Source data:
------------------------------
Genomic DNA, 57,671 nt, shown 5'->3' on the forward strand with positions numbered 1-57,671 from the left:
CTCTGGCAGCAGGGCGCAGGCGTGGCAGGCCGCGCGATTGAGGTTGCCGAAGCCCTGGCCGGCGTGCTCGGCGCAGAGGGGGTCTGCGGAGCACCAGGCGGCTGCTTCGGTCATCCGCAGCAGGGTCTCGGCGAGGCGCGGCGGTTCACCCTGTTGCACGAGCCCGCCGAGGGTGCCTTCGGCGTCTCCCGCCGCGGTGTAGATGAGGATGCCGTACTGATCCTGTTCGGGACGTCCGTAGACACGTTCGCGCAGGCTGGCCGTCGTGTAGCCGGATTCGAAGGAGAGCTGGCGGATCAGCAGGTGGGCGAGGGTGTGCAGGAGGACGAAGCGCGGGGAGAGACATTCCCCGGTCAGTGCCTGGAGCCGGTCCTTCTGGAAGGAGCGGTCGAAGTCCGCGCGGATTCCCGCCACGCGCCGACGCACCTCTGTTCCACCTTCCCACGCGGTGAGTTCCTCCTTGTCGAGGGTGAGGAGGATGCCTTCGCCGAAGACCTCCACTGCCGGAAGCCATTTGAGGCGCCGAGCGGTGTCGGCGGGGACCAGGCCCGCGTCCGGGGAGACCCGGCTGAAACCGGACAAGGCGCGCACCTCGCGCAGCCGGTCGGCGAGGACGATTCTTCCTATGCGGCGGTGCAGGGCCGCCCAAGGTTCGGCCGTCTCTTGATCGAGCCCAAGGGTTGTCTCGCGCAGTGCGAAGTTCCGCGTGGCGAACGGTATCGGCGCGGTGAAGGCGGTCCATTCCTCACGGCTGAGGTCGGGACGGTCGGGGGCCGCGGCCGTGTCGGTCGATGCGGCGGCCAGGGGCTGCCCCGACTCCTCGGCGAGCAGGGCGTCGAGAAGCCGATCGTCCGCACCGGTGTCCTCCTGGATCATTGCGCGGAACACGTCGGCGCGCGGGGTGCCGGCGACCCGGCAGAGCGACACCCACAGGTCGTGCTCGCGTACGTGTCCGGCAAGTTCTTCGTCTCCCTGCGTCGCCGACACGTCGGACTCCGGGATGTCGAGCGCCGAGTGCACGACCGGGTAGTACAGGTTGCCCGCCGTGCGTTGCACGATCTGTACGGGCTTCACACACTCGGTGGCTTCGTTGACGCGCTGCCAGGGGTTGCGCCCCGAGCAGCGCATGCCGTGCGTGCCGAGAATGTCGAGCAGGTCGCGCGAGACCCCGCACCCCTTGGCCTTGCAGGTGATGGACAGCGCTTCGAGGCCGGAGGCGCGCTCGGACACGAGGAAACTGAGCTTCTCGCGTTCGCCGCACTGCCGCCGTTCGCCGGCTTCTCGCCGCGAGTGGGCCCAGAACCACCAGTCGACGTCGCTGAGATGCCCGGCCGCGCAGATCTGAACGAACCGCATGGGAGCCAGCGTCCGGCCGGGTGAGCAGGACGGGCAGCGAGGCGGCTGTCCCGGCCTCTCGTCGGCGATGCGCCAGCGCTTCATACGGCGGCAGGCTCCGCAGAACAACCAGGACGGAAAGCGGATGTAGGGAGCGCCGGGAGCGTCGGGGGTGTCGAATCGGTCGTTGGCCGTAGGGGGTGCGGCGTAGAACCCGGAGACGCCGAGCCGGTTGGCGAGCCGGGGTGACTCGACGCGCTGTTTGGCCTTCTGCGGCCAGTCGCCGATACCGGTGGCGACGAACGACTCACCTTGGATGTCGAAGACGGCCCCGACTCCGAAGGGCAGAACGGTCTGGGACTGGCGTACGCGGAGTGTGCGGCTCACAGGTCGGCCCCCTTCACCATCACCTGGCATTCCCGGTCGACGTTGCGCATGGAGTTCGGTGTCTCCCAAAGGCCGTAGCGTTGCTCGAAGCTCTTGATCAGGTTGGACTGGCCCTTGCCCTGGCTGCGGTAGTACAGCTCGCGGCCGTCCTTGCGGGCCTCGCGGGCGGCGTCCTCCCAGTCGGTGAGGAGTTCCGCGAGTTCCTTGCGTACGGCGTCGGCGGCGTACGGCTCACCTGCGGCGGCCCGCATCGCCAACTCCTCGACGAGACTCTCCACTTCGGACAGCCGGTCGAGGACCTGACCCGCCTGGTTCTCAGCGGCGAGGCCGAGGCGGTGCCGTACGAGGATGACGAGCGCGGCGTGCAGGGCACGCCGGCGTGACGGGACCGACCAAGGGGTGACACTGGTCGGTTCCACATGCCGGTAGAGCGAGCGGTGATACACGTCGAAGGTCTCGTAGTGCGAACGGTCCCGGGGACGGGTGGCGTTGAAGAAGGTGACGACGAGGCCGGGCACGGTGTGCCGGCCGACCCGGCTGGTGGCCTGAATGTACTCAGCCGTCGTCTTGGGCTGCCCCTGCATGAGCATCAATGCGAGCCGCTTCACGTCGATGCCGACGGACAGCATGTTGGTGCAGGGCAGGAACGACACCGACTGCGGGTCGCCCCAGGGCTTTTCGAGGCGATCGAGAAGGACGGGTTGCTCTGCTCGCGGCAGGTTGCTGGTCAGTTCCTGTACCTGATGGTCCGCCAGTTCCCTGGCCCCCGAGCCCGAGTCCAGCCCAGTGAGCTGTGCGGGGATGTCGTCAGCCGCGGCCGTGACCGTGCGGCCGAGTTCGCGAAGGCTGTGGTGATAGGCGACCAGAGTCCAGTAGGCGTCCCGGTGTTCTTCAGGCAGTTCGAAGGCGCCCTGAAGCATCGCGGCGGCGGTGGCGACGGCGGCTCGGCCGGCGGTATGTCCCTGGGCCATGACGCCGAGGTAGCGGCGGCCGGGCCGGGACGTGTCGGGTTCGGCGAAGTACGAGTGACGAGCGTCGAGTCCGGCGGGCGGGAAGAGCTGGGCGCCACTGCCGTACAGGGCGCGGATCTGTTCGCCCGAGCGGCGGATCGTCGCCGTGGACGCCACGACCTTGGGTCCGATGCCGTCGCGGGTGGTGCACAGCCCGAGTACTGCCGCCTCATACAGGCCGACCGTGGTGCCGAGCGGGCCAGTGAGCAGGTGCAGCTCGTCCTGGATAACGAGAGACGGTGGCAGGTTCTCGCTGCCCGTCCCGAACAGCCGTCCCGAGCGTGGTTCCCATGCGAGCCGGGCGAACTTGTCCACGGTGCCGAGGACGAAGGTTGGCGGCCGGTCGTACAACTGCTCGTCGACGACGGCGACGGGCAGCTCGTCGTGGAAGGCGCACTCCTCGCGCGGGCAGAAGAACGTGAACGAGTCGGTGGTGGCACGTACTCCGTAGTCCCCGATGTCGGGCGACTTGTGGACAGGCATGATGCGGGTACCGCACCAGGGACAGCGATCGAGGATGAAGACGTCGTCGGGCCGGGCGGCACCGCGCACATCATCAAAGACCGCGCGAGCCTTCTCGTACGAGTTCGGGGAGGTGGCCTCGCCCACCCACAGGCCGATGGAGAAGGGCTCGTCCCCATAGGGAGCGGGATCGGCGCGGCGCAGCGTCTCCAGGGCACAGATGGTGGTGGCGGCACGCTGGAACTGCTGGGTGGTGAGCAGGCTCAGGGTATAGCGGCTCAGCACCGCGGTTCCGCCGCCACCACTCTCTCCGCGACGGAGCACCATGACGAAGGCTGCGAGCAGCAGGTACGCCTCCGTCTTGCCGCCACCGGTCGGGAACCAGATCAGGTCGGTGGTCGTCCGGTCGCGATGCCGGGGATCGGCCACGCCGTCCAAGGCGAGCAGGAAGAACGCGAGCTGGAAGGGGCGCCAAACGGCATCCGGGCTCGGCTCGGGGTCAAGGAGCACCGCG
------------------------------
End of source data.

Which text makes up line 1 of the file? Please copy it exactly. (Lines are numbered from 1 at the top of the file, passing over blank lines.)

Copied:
Genomic DNA, 57,671 nt, shown 5'->3' on the forward strand with positions numbered 1-57,671 from the left: